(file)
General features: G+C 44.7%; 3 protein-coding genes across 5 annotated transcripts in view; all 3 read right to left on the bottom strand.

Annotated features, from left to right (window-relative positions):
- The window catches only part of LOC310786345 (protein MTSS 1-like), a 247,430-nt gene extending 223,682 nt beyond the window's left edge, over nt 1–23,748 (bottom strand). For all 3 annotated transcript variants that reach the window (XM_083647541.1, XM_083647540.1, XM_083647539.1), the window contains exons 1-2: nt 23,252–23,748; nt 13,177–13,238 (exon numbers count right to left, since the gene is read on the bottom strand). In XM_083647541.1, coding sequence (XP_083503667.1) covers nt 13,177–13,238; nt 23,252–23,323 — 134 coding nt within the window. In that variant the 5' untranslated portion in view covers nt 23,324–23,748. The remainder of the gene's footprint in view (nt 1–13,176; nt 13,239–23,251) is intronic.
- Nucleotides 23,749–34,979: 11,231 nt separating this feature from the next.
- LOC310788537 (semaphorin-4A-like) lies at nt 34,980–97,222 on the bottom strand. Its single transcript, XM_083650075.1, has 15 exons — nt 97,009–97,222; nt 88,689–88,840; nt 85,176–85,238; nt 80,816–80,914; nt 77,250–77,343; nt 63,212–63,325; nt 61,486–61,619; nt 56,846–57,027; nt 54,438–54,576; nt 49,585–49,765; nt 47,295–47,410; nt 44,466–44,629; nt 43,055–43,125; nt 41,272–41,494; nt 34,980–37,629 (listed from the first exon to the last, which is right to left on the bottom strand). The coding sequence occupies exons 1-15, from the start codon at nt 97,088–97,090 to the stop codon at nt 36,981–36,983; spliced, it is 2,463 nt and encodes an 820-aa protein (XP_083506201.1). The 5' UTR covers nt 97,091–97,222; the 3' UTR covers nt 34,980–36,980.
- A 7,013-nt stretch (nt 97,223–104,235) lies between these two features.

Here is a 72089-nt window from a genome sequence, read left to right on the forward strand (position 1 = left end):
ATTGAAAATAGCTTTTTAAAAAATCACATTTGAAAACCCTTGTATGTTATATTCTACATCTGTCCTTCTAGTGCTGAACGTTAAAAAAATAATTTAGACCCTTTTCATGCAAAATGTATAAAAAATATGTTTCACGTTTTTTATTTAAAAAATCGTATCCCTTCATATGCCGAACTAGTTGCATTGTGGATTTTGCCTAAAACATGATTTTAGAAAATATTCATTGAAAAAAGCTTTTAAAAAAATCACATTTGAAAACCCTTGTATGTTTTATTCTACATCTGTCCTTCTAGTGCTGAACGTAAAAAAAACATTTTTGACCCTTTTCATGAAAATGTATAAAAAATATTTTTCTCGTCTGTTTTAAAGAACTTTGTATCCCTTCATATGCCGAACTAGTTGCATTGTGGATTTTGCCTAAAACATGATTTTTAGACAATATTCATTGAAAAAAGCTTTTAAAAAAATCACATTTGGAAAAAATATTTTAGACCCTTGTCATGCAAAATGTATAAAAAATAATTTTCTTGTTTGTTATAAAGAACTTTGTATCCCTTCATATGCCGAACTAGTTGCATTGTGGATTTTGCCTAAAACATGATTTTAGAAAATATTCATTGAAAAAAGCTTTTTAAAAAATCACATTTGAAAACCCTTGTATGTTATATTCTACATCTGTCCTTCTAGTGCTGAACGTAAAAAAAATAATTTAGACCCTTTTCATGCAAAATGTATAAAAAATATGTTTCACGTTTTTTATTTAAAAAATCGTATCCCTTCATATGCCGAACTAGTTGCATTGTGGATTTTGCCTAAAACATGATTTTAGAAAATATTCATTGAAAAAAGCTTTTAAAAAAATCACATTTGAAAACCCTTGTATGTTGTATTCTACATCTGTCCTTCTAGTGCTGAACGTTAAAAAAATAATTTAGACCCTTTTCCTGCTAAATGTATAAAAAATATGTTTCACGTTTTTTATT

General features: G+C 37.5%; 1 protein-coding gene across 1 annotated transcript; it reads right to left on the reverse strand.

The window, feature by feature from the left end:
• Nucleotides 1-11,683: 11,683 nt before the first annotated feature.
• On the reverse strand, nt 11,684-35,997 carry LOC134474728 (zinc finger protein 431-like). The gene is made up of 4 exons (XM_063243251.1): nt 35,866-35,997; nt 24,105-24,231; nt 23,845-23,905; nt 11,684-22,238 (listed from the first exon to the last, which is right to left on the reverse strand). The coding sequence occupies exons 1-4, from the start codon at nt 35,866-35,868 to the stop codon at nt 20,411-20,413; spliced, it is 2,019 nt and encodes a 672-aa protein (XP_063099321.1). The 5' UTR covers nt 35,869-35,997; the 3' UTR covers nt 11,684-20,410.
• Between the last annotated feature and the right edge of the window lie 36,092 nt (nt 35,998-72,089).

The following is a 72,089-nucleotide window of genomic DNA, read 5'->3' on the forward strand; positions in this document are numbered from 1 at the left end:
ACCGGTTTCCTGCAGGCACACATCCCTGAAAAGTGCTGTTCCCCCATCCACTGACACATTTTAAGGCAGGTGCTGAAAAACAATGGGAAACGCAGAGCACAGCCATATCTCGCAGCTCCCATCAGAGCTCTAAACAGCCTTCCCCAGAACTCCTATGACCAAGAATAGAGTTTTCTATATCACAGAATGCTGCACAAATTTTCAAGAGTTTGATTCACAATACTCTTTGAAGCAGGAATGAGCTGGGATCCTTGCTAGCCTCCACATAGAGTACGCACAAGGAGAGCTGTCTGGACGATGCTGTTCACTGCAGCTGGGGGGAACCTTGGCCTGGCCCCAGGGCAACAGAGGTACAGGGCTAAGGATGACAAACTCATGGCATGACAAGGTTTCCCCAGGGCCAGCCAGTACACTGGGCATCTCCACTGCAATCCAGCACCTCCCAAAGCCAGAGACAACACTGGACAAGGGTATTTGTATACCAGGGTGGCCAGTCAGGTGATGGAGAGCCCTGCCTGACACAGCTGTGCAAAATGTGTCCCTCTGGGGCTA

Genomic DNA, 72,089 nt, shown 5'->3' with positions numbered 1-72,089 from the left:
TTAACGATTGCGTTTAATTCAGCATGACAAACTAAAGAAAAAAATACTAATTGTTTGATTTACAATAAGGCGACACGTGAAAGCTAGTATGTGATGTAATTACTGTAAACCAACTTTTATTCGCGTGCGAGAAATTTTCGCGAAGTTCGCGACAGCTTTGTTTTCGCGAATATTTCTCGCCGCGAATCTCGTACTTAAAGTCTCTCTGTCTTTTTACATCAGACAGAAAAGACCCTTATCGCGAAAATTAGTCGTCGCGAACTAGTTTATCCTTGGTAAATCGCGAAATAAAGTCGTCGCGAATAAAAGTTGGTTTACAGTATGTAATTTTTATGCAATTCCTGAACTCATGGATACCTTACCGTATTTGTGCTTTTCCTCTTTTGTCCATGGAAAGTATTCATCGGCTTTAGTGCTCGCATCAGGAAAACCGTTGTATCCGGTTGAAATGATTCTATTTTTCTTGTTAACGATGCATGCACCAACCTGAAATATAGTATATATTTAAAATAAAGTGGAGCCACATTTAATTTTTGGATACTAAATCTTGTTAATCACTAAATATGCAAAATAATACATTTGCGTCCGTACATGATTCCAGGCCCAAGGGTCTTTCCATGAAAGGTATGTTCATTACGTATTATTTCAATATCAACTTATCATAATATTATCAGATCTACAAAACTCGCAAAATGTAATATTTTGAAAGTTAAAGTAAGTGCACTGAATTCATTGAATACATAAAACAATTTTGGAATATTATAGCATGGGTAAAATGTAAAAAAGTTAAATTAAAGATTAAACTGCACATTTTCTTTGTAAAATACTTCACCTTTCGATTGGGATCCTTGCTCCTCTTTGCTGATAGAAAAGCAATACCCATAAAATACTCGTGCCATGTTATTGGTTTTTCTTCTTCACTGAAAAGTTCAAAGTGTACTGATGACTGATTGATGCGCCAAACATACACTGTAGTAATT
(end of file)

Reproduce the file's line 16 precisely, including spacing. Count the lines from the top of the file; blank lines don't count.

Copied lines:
Genomic DNA, 72,089 nt, shown 5'->3' with positions numbered 1-72,089 from the left: